Landlord Rights

Landlord Rights

Landlord Rights: Entering A Rental Property

Landlord rights vs. tenant privacy, is one of the most common sources of tension when it comes to entering a rental property. And, a tenant’s right of privacy is at the heart of the issue. This happens when a tenant wants to be left alone and a landlord’s need to enter conflict. If, and when they do, it is very important both parties understand their rights. Every tenant has a right to privacy, but it must be balanced against a landlord’s right to maintain his or her rental property. From dealing with emergencies to making repairs, a tenant cannot unreasonably deny access to a landlord. But, in order to gain access to a rental property legally, landlords must follow all state and local rules. With this in mind, we offer some insight on entering a rental property the right way.

Please Note: this information is not a substitute for qualified legal advice.

Tenant Rights to Privacy

Living free from the fear of unexpected visits from a landlord or their agents is what every tenant expects. While the landlord has a right of entry, there must be a balance against a tenant’s right to privacy. California law protects tenants’ privacy by defining when, why, and how often a landlord has the right to enter a rental property. Tenants often become fearful that their privacy is at risk when a landlord enters the rental property without their consent. There are a variety of situations that both tenants and the law consider invasive, which include but are not limited to:

  • Stopping by the property too frequently
  • Making visits without proper notice in writing
  • Failing to provide a notice that does not specify the time or date
  • Entering the property without the tenant’s permission
  • Allowing others, such as service workers, enter unaccompanied
  • Conducting inspections and or repair work outside business hours
  • Landlords who abuse their right of access or use it to harass the tenant
Landlord Rights

A Landlord’s Right To Enter

Conflicting interests often lead to disagreements between landlords and tenants regarding a landlord’s right to enter. Generally speaking, a landlord must have a valid reason to enter the rental property, with proper notice. That is, unless the tenant gave the landlord permission in advance to enter. However, if there is an emergency that poses a risk of injuries or property damage, the landlord can enter the unit without any advance notice or permission.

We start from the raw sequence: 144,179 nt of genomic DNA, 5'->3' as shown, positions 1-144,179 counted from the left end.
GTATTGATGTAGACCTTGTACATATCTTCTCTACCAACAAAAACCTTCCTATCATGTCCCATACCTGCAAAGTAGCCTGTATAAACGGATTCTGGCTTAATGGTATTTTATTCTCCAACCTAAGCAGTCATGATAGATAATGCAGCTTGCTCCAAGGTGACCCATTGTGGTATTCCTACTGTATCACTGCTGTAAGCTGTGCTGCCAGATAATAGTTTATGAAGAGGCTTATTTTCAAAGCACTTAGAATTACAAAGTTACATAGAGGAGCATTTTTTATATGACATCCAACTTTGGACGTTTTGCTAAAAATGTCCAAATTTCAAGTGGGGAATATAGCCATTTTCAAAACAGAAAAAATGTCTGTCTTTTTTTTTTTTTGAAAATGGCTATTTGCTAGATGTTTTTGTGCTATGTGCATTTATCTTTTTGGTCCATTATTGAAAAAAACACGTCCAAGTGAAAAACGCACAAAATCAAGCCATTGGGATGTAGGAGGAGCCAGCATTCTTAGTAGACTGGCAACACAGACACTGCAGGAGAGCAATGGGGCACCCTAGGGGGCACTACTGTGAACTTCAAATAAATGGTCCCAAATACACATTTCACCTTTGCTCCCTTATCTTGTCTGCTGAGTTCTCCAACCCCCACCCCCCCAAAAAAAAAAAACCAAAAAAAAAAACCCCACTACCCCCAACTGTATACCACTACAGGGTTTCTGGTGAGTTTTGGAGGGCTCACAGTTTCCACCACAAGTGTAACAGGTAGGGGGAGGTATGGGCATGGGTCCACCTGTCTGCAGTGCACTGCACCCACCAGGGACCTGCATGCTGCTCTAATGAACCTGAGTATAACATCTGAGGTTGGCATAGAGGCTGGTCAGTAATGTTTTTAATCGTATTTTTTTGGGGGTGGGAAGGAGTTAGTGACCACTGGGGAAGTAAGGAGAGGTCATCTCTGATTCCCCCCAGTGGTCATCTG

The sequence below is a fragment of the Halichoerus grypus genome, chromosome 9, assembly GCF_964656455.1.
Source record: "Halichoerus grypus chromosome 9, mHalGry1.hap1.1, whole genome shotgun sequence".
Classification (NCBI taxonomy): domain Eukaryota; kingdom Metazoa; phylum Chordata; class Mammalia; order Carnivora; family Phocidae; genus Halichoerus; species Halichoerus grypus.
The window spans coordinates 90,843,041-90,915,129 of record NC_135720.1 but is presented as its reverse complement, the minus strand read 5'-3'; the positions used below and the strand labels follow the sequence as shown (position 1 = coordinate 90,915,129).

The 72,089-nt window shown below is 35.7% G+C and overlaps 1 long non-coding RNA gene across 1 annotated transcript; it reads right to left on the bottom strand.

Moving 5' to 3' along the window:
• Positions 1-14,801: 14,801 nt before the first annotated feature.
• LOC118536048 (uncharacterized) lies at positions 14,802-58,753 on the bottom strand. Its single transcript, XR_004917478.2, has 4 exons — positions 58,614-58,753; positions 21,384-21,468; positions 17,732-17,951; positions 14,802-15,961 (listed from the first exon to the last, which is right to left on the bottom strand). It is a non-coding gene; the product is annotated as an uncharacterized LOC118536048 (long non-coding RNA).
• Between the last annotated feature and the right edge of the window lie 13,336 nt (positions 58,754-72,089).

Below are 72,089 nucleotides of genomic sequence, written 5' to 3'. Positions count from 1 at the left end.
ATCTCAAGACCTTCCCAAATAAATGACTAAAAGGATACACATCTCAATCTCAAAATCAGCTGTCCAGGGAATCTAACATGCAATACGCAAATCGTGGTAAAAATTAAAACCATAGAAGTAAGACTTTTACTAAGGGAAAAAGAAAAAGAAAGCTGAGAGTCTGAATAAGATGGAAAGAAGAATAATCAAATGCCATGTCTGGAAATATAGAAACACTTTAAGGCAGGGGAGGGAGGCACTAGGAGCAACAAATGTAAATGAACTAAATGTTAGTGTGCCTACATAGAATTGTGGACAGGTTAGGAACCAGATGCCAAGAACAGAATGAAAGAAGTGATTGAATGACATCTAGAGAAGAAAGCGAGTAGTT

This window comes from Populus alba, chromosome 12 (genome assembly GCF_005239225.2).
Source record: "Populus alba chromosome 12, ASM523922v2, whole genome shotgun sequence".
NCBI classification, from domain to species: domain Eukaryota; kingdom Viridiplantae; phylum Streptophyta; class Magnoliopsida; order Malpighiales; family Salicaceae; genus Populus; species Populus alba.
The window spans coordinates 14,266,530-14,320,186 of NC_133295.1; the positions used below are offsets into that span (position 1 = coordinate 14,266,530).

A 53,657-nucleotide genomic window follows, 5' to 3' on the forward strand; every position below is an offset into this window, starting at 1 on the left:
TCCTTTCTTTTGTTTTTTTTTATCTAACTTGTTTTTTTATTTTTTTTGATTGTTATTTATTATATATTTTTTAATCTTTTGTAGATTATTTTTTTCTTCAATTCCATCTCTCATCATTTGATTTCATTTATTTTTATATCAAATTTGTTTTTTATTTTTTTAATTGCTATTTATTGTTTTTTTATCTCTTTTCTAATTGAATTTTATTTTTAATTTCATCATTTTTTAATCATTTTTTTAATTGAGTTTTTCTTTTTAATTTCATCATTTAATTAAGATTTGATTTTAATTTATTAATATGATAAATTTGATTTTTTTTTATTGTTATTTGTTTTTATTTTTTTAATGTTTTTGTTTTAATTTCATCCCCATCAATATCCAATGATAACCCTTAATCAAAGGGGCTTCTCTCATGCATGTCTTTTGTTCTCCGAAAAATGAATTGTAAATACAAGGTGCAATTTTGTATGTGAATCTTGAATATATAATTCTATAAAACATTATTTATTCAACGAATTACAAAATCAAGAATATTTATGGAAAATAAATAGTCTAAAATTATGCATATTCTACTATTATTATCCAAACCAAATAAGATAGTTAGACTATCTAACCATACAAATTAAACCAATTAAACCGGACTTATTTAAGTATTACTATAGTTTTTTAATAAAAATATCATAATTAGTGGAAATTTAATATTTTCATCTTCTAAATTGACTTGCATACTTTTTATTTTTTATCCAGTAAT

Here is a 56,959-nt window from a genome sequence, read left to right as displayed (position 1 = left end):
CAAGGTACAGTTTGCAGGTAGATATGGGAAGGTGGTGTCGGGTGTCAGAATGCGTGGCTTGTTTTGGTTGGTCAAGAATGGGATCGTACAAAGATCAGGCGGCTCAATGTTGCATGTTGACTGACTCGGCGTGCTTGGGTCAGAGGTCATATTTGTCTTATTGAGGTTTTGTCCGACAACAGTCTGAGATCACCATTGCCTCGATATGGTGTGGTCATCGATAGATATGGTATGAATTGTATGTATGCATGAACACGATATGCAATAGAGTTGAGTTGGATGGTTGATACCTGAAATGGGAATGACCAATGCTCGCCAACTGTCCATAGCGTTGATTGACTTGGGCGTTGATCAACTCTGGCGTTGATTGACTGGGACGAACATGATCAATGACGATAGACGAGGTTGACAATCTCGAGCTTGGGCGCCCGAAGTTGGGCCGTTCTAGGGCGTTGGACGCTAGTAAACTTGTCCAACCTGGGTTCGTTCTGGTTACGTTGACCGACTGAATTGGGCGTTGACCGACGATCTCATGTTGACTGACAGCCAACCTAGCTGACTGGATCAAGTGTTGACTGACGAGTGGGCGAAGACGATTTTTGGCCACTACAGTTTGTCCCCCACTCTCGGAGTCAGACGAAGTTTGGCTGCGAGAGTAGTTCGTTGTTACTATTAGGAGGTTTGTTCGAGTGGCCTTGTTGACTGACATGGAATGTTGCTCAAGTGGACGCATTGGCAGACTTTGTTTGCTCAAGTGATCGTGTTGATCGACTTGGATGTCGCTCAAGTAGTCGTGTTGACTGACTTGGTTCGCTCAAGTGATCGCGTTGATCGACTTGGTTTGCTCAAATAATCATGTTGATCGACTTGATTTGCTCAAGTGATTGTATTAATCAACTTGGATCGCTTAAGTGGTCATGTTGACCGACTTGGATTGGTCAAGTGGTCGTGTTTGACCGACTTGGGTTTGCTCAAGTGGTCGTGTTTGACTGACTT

When Can a Landlord Enter a Rental Property?

From time to time, a landlord may need to enter a tenant’s unit to deal an emergency, make repairs, and to maintain their property. According to California Civil Code §1954, a landlord may enter the dwelling unit only in the following cases:

  1. In case of an emergency
  2. When a landlord needs access to the property in order for repairs or maintenance to be conducted
  3. Supply necessary or agreed services
  4. To make inspections yearly, semi-yearly, or quarterly inspections of the property to ensure tenants are maintaining the property in accordance with the lease
  5. To show unit to purchasers, mortgagees, tenants, workmen, or contractors
  6. When the tenant has abandoned or surrendered the premises
  7. Pursuant to a court order
  8. For the purposes set forth in Chapter 2.5
  9. To comply with provisions of Article 2.2

Always make sure to follow the law and give tenants reasonable notice before entering their unit.

Notice To Enter

California law clearly spells out when a landlord has the right to enter a tenant-occupied property. While your tenants cannot unreasonably deny access to their unit, as a landlord you must follow all state and local rules. Once you have ensured your reason for entering your rental property is valid, make sure to give your tenants reasonable notice. According to the website for California Legislative Information

The landlord shall give the tenant reasonable notice in writing of his or her intent to enter and enter only during normal business hours. The notice shall include the date, approximate time, and purpose of the entry. The notice may be personally delivered to the tenant. Or, left with someone of a suitable age and discretion at the premises, or, left on, near, or under the usual entry door of the premises in a manner in which a reasonable person would discover the notice. Twenty-four hours shall be presumed to be reasonable notice in absence of evidence to the contrary. The notice may be mailed to the tenant. Mailing of the notice at least six days prior to an intended entry is presumed reasonable notice in the absence of evidence to the contrary. (California Legislative Information, (d) (1))

Conclusion

Gaining access to a rental property is a legal right of every landlord. However, there are only certain reasons a landlord has the right to enter. The reality is, managing a rental property can take a toll on any landlord, especially those who would rather not deal with the stressful property management tasks. If this sounds like you, it may be time to consider hiring a property management company to do the work for you.

 

References:

California Legislative Information. (n.d.). Law section. Retrieved on April 16, 2019 from https://leginfo.legislature.ca.gov/faces/codes_displaySection.xhtml?lawCode=CIV§ionNum=1954